Especially because of social media and hookup sites, Antle said it’s important for people to have an honest discussion about their HIV status. “There’s a conversation that should happen, such as ‘I want to trust people, but I also know people,’” he said.

Antle said the PrEP medication has been a huge asset to the community of men having sex with men (MSM).

For one thing, he said, it is affordable. “Most people don’t have to pay for it,” he said, because it is covered by most insurance. However, co-pays and deductibles can vary by insurance plan and some plans have limits as to how much they will pay.

“It’s one pill once a day to prevent HIV should you be exposed,” he said. “So it’s really ideal for men who have sex with men. It took about 20 months, but I’m no longer afraid of getting tested myself. Which is amazing. I’ve never been that way in my life until the last six months. Not having that fear has made me feel so much better about myself.”

“It also helps if I am interested in someone who is HIV-positive,” he said. “It helps fight that stigma and helps level the playing field. I don’t have to give a second thought to dating someone who is HIV-positive.”

Antle said that people’s reactions to HIV-positive test results vary.

“It’s never easy. You never know how someone is going to respond. Some are shocked, some are angry. It’s based on their circumstances and their expectations when coming in. Sometimes they’re just accepting.

“The first thing we do, other than let them sit for a moment and to ask them, ‘how are you doing,’ is to make a phone call to Linkage to Care, which is housed inside the Kansas City Care Clinic. This is a group of individuals with social work degrees. They are short-term case managers that focus on someone’s initial positive result.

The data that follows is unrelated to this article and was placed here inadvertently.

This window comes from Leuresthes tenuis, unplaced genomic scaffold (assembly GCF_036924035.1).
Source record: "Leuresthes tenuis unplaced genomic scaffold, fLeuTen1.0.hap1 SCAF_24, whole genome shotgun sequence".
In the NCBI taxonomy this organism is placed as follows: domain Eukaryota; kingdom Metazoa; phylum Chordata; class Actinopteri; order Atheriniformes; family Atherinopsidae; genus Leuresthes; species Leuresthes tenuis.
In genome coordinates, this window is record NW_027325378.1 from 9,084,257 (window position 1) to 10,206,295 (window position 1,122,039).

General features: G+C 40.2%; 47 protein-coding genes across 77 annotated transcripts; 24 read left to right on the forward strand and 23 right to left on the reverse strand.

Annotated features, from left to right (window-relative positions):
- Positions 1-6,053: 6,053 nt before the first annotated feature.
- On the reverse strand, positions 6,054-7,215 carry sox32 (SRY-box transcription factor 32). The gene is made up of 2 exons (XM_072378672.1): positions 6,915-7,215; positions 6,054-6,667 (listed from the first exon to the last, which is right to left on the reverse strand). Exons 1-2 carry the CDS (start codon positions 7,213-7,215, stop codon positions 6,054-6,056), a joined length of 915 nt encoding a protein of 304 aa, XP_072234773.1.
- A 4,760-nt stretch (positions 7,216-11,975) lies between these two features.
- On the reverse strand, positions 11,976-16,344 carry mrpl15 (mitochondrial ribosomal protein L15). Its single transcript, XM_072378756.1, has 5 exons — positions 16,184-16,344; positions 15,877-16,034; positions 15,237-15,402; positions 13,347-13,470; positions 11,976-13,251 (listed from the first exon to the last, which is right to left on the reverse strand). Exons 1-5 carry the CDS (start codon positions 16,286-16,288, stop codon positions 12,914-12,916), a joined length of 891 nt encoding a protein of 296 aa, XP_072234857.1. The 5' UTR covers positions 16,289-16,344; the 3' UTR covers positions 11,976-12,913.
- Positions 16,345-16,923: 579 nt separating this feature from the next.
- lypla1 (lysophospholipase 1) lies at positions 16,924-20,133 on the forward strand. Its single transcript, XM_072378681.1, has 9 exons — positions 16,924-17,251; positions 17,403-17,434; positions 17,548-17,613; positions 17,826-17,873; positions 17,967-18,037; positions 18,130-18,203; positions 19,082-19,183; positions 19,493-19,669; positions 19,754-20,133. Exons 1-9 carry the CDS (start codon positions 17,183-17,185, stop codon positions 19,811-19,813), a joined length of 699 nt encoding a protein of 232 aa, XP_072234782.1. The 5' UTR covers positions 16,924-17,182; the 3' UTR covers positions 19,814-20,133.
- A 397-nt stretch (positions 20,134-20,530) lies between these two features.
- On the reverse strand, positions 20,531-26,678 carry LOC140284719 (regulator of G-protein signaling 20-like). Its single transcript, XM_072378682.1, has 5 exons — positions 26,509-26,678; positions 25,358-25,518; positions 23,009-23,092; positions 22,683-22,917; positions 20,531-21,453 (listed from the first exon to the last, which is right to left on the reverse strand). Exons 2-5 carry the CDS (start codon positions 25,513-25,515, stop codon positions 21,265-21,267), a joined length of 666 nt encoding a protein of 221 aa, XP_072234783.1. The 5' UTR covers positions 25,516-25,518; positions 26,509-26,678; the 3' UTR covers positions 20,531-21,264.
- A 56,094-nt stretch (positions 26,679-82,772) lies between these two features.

“Within 20 minutes, we call a pager, and within 20 minutes, we hear back. They will, depending on the circumstances, meet that person wherever they are, walk them through, and give them information. Here are the next steps, here’s where we go from here. Make sure they understand they know this is not the end, and that they have the support system they need.”

He said the case managers stay with the clients for 90 days until they get everything sorted out, including insurance, housing and more.

Antle said he often compares being HIV-positive to having diabetes. “It’s a disease that’s manageable. You can have a long, healthy life. Are there complications? Yes. In the case of diabetes, there are insulin injections and some possible health conditions that can happen.”

Antle said that people are still dying of AIDS and that it often happens when people don’t stay on treatment due to life circumstances or poverty.

Part of Antle’s job is beyond the scope of a typical 9-5 day. He often meets with clients to do mobile testing at locations of their choice, including even the privacy of their own car.

As part of the HIMM Project, his group does HIV testing four times a month. They also do testing each month at gay bars:

•  The first Saturday of the month, testing is at Sidekicks and Hamburger Mary’s. “That is the night of Bear Bust at Hamburger Mary’s and that is why we are there that night,” he said.

•  The second Saturday of the month is at Missie B’s.

However, he said with a laugh, “when Pride rolls around, we probably won’t be testing because we’ll be at Pride all weekend.”